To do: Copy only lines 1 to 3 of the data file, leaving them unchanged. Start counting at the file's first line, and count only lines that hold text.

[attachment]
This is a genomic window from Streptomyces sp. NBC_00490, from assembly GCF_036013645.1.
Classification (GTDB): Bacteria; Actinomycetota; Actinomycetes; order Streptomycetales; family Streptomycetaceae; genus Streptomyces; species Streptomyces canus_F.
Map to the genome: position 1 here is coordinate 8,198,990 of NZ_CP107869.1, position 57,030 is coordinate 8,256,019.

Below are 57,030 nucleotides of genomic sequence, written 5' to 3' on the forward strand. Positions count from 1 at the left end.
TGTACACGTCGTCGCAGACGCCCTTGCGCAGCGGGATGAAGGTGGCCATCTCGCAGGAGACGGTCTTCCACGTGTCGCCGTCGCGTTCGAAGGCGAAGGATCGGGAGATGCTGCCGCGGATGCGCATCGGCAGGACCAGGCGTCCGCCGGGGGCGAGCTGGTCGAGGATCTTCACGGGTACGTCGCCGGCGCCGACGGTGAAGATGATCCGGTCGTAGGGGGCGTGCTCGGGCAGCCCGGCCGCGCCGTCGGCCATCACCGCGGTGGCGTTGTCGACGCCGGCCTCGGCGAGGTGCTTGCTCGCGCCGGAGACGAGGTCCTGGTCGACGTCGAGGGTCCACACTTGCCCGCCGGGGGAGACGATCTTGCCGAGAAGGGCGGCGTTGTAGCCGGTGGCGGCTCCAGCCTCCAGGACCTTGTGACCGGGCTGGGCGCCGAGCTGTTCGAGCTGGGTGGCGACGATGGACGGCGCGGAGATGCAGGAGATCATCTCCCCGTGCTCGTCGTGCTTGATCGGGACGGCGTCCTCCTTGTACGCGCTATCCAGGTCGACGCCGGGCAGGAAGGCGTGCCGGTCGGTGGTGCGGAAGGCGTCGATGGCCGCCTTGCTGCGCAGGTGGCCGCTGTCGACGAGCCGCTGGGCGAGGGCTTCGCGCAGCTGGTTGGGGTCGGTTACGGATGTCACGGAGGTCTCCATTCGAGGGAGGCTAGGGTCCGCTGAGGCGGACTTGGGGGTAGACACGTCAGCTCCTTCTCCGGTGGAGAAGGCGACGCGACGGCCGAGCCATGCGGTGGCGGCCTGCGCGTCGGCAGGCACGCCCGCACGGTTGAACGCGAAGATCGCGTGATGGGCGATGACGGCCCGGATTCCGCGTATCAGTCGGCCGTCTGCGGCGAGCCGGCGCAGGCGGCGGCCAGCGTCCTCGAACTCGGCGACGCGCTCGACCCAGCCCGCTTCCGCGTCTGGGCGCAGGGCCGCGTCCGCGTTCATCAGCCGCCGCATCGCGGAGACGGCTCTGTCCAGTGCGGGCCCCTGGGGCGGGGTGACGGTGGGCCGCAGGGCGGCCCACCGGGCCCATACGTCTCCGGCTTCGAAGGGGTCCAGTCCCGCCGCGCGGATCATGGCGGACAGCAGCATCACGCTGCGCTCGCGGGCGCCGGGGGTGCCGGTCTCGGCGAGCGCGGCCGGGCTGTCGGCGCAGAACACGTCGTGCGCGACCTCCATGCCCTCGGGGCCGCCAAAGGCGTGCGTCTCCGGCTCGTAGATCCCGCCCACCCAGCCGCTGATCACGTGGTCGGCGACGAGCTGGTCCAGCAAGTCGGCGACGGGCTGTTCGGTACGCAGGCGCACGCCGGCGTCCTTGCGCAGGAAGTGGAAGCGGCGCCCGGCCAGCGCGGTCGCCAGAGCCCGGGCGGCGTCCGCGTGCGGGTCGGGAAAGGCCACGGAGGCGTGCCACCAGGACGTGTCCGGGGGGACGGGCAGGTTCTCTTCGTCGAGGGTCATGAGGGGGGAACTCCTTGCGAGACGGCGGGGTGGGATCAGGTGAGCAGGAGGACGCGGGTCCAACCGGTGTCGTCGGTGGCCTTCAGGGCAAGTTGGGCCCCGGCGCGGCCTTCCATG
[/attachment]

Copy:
This is a genomic window from Streptomyces sp. NBC_00490, from assembly GCF_036013645.1.
Classification (GTDB): Bacteria; Actinomycetota; Actinomycetes; order Streptomycetales; family Streptomycetaceae; genus Streptomyces; species Streptomyces canus_F.
Map to the genome: position 1 here is coordinate 8,198,990 of NZ_CP107869.1, position 57,030 is coordinate 8,256,019.